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And I found myself wondering if, 20 years from now, our two beautiful granddaughters will be forced to think long and hard about bringing new children into the world on a planet on life support. How painful to even think about the tortured decisions that await them! What overarching pain!
Hillary Clinton's successor as Secretary of State will have a key role to play in decisions on the Keystone XL pipeline and other global environmental issues determining how soon the planet may run out of clean water to drink, clean air to breathe, arable land to raise crops, and dry land to live on.
In the pipeline issue, multi-millionaire Susan Rice has a substantial financial conflict of interest. According to the Washington Post, she and her Canadian husband, with net worth of between $24 million and $44 million, own substantial stock in each of three companies involved in projects to extract oil from Canada's oil sands region. They also own a stake in the Canadian railway that runs to that region, as well as shares in Canadian banks said to be involved in financing the pipeline project.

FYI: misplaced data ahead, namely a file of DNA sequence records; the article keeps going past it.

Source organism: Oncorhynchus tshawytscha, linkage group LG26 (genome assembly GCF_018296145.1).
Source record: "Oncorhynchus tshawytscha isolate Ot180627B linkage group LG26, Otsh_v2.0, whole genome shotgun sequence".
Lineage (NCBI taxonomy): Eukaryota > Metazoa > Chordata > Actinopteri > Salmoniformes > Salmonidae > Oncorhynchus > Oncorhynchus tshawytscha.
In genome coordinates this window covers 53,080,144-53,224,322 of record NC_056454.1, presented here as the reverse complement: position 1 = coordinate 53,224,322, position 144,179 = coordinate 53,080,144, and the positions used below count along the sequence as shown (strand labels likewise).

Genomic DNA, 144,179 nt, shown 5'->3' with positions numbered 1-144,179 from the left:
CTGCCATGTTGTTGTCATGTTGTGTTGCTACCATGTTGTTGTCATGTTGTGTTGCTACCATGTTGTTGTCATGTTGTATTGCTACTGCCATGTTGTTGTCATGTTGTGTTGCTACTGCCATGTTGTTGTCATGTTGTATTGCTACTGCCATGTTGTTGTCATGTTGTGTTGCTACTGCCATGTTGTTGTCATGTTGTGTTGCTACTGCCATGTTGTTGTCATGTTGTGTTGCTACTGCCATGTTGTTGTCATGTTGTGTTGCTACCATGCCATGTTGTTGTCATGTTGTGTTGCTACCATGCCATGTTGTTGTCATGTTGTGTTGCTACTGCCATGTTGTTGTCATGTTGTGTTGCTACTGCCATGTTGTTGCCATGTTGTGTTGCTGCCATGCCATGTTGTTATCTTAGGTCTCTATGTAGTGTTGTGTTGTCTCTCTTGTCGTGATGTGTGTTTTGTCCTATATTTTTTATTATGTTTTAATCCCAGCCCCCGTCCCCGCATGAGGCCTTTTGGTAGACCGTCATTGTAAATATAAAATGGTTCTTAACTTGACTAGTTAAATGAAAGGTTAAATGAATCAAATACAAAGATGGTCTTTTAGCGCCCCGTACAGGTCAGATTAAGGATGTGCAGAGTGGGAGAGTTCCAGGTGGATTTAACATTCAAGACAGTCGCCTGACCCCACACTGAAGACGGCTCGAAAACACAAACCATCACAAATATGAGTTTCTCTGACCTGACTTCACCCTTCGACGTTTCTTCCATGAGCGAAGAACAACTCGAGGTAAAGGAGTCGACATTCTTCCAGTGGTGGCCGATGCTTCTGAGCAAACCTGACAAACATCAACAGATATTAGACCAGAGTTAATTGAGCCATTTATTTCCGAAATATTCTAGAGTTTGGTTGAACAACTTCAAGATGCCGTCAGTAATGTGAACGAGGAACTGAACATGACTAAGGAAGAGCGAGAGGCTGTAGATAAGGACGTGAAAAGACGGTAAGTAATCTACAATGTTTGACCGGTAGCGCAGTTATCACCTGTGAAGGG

Thus, should Rice follow Hillary Clinton as Secretary of State, these investments in corporations and banks expecting to reap huge profits from the Keystone XL pipeline project pose a real (not apparent) conflict of interest.
This places in jeopardy the chance of a decent life for future generations and should ring alarm bells for those of us who care about the ability of our planet to support our children's children. There has been no suggestion that Rice would divest from those companies; nor has she said she would recuse herself from the fateful decision on Keystone.
There is such a thing as "too late," as Rev. Martin Luther King, Jr., warned us in relation to other social evils that our country belatedly mustered the energy and compassion to confront. Climate change, arguably, is an even more transcendent, all-embracing problem.
As was written centuries ago, "without vision the people perish." Surely, President Obama can find an experienced, competent candidate with vision -- as well as courage and integrity -- someone not so deeply beholden to the One Percent and not afflicted with Compassion Deficit Disorder to nominate for Secretary of State.